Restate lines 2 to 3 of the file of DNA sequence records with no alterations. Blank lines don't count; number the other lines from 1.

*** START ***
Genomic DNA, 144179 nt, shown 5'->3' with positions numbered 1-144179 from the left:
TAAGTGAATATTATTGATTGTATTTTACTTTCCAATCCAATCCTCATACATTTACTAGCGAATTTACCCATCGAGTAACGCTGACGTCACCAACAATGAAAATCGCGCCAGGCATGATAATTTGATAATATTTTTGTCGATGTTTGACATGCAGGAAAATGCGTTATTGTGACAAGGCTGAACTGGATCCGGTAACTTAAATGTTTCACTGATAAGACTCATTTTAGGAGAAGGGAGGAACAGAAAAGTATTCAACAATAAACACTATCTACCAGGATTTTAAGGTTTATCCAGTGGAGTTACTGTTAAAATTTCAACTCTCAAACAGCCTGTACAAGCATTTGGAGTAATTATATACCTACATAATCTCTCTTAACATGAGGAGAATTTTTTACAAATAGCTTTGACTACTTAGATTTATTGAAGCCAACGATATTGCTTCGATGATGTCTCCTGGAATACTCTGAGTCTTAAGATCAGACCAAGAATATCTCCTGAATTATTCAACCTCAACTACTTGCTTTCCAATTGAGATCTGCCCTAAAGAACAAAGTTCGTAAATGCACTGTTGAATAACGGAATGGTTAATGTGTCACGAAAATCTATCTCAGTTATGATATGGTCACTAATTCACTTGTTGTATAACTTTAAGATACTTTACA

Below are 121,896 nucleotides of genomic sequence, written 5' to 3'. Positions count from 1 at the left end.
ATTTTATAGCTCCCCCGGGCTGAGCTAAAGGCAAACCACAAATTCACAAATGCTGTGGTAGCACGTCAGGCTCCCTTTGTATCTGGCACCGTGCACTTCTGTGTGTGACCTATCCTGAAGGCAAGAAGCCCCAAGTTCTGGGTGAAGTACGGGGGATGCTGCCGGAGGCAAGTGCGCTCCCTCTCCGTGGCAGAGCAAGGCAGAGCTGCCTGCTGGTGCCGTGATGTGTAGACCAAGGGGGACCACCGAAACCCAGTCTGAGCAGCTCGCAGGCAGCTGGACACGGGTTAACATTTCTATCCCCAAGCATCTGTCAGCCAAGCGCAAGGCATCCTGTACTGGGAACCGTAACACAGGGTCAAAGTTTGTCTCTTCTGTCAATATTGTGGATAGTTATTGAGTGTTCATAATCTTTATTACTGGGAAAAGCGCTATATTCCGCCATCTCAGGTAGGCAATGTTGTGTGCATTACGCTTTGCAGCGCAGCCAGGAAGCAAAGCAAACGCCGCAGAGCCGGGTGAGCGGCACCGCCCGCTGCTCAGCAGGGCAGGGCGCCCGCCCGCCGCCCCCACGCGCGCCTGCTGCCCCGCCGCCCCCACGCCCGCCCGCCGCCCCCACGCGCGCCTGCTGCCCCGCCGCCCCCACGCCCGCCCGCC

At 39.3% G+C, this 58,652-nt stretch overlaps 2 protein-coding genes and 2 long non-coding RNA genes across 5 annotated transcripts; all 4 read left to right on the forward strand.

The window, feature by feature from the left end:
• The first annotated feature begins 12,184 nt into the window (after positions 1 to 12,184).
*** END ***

TAAGTGAATATTATTGATTGTATTTTACTTTCCAATCCAATCCTCATACATTTACTAGCGAATTTACCCATCGAGTAACGCTGACGTCACCAACAATGAAAATCGCGCCAGGCATGATAATTTGATAATATTTTTGTCGATGTTTGACATGCAGGAAAATGCGTTATTGTGACAAGGCTGAACTGGATCCGGTAACTTAAATGTTTCACTGATAAGACTCATTTTAGGAGAAGGGAGGAACAGAAAAGTATTCAACAATAAACACTATCTACCAGGATTTTAAGGTTTATCCAGTGGAGTTACTGTTAAAATTTCAACTCTCAAACAGCCTGTACAAGCATTTGGAGTAATTATATACCTACATAATCTCTCTTAACATGAGGAGAATTTTTTACAAATAGCTTTGACTACTTAGATTTATTGAAGCCAACGATATTGCTTCGATGATGTCTCCTGGAATACTCTGAGTCTTAAGATCAGACCAAGAATATCTCCTGAATTATTCAACCTCAACTACTTGCTTTCCAATTGAGATCTGCCCTAAAGAACAAAGTTCGTAAATGCACTGTTGAATAACGGAATGGTTAATGTGTCACGAAAATCTATCTCAGTTATGATATGGTCACTAATTCACTTGTTGTATAACTTTAAGATACTTTACA

Below are 121,896 nucleotides of genomic sequence, written 5' to 3'. Positions count from 1 at the left end.